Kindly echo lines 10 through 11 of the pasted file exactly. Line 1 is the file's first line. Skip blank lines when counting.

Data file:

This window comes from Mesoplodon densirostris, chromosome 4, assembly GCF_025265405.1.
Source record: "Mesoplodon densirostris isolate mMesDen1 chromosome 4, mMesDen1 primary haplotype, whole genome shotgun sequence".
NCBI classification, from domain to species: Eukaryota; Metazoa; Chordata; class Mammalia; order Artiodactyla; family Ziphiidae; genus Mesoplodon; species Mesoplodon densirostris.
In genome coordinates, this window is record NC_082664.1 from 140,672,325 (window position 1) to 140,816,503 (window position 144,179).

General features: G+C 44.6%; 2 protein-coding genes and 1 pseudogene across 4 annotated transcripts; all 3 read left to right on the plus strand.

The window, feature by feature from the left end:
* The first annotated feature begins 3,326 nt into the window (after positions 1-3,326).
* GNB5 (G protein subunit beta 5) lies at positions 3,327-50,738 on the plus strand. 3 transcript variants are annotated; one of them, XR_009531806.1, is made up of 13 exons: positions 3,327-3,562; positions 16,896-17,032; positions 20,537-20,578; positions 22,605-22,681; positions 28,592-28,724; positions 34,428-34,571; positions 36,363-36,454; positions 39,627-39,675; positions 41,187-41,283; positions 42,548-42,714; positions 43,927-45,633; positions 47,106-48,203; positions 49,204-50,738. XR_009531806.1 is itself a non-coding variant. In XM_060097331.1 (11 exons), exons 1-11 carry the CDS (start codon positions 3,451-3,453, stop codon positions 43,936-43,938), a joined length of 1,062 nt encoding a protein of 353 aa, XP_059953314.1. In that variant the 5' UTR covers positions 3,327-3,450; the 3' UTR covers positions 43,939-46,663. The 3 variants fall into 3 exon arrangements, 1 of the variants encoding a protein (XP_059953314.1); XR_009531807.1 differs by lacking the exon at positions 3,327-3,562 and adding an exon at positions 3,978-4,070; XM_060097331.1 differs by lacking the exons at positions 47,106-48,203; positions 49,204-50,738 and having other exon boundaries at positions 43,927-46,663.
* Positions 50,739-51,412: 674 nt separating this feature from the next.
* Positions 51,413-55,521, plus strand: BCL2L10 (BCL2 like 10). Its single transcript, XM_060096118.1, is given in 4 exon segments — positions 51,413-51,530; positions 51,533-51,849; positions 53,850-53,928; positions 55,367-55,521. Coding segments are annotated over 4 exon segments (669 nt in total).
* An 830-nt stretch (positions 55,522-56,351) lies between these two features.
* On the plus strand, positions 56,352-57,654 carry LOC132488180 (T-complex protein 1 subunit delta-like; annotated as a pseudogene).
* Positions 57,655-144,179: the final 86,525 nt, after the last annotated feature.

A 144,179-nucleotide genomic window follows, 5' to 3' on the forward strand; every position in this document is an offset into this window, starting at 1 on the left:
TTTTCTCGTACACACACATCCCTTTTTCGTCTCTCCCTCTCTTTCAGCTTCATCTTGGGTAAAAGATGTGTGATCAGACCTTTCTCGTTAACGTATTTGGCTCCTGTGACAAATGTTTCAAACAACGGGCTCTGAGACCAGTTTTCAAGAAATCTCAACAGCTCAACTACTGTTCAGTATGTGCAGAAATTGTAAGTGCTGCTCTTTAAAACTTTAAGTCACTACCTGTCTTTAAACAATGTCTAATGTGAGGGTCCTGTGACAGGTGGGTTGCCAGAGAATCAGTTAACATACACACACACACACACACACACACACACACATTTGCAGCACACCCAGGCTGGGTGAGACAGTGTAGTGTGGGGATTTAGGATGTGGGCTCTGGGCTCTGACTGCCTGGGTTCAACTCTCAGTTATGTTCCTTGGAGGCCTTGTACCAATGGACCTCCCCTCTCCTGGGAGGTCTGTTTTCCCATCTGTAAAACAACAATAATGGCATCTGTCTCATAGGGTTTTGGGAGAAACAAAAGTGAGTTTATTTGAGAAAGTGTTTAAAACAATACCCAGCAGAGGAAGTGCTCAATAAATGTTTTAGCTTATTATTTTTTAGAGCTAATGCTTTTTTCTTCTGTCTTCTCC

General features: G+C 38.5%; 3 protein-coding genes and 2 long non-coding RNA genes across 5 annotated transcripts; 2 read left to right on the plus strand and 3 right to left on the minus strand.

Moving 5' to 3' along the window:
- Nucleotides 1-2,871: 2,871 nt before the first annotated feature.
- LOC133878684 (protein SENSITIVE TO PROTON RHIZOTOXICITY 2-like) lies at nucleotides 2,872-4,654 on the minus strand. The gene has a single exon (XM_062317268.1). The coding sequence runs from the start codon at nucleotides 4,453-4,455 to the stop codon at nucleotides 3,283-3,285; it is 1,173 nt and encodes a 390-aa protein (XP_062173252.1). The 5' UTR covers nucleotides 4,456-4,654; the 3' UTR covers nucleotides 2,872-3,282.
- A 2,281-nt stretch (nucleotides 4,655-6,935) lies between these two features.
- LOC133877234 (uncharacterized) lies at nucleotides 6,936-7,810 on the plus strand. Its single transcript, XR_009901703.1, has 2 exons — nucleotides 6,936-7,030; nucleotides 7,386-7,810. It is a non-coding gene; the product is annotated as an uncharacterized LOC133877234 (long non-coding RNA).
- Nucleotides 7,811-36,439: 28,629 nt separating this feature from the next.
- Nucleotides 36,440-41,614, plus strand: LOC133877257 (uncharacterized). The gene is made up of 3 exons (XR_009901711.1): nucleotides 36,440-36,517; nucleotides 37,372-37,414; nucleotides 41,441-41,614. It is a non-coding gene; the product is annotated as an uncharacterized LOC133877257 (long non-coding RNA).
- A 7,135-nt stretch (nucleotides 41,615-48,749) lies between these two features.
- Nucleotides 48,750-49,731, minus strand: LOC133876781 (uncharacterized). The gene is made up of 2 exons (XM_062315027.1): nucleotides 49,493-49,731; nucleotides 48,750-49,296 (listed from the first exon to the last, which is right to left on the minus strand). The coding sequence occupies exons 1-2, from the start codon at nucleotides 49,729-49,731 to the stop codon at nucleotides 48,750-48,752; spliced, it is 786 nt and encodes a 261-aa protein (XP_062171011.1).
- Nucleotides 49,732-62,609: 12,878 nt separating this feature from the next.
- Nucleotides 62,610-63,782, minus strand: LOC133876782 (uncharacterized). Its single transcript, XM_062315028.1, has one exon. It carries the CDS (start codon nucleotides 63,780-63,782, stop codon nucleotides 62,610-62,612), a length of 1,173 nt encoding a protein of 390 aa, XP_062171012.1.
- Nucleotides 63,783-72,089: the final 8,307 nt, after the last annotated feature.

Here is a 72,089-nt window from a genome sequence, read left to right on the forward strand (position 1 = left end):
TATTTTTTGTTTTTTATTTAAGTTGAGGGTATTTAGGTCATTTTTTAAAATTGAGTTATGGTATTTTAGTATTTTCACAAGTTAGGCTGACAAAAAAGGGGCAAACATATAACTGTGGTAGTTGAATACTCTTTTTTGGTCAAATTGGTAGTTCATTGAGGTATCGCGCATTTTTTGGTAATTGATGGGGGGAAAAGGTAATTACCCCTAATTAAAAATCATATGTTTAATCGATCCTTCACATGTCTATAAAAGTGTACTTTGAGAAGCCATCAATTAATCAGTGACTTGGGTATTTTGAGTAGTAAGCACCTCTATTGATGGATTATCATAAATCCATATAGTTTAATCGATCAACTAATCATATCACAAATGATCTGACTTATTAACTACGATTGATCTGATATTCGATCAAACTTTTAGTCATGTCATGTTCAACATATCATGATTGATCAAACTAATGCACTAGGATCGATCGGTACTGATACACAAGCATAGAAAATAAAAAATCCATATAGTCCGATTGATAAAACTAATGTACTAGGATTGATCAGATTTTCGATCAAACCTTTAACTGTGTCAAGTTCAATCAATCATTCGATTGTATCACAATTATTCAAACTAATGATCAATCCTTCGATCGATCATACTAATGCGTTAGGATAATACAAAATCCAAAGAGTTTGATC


* Positions 51,413-55,521, plus strand: BCL2L10 (BCL2 like 10). Its single transcript, XM_060096118.1, is given in 4 exon segments — positions 51,413-51,530; positions 51,533-51,849; positions 53,850-53,928; positions 55,367-55,521. Coding segments are annotated over 4 exon segments (669 nt in total).
* An 830-nt stretch (positions 55,522-56,351) lies between these two features.